On February 3, 2023, the United States District Court for the Eastern District of Missouri granted MetLife’s motion to dismiss for failure to state a claim in Collins et al v. Metropolitan Life Ins. Co. In granting MetLife’s motion to dismiss, the Court reinforced both the filed-rate doctrine and the requirement for plaintiffs to exhaust administrative remedies before turning to the judicial process.
The Plaintiffs in this case, who were citizens of Missouri and Illinois, brought suit against MetLife for recovery of premiums paid for inflation protection under long-term care insurance policies. Plaintiffs had purchased a “5% Automatic Compound Inflation Protection Rider” (Inflation Rider), which contained a clause stating that the insured’s benefit will “automatically increase each year with no corresponding increase in premiums.” Plaintiffs claimed that after purchasing this product, their annual base premiums doubled in amount, and thus alleged that MetLife made fraudulent misrepresentations and concealed material facts about the effect of the inflation Rider on their premiums.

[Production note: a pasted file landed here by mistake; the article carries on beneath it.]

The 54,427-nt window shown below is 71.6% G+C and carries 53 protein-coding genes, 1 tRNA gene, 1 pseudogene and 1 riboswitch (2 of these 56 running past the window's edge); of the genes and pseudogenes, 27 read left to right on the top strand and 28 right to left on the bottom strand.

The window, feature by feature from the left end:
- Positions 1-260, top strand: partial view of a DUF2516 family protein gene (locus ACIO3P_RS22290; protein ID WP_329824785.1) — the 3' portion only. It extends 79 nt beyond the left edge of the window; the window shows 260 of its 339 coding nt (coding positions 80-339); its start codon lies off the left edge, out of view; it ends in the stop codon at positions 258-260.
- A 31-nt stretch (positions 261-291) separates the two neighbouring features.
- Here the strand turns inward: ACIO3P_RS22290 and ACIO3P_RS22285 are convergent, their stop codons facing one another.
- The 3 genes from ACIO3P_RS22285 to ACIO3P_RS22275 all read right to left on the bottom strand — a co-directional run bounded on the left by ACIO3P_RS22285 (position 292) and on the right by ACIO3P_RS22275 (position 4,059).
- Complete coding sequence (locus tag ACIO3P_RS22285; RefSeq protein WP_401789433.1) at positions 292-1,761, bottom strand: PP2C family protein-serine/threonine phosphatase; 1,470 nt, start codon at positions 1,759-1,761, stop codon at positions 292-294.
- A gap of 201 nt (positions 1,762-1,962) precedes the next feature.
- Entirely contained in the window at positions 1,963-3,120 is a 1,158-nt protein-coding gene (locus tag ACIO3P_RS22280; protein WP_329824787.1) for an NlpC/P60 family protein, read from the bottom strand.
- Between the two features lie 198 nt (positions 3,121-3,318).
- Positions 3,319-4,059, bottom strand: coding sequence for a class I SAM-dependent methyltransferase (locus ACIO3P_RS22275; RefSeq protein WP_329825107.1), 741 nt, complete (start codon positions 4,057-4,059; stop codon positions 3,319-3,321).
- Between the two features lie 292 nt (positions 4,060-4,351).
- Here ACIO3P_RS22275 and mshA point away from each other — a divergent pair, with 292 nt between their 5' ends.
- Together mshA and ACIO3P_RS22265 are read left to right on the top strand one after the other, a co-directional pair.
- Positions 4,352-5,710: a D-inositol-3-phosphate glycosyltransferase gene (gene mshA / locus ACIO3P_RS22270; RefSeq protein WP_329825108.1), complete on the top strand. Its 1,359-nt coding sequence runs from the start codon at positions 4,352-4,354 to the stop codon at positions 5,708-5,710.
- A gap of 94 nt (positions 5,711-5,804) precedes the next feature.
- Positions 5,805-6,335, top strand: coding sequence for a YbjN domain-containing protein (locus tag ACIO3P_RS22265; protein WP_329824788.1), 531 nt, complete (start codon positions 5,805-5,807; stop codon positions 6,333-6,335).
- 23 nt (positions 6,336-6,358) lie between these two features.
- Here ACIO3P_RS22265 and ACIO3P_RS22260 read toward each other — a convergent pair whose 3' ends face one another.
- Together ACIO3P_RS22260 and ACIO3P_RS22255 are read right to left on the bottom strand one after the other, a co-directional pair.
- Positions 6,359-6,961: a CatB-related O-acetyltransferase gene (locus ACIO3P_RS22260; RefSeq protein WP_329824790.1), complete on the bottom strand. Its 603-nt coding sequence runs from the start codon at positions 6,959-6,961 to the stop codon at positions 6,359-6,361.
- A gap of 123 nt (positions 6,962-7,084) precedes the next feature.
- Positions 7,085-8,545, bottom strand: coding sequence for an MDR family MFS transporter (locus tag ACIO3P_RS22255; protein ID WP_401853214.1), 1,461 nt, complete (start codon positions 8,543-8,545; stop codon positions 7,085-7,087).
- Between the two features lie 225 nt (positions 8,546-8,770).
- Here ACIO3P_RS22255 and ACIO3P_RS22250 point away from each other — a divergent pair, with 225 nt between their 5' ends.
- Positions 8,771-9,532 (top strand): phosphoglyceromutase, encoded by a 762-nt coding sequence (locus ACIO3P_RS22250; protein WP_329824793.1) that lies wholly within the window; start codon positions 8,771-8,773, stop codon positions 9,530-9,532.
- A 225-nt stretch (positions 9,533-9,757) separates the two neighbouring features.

In their complaint, Plaintiffs asserted causes of action for common law fraud, fraudulent concealment, violation of state consumer unfair and deceptive practices protection acts, and breach of the implied covenant of good faith and fair dealing. MetLife responded with a motion to dismiss for failure to state a claim. MetLife argued, among other things, that (1) both the Missouri and Illinois Plaintiffs’ claims should be dismissed because they are barred by the filed-rate doctrine and (2) the Missouri Plaintiffs must be dismissed because the Missouri Plaintiffs did not exhaust the required administrative process for challenging insurance rates or rules before the Missouri Department of Insurance.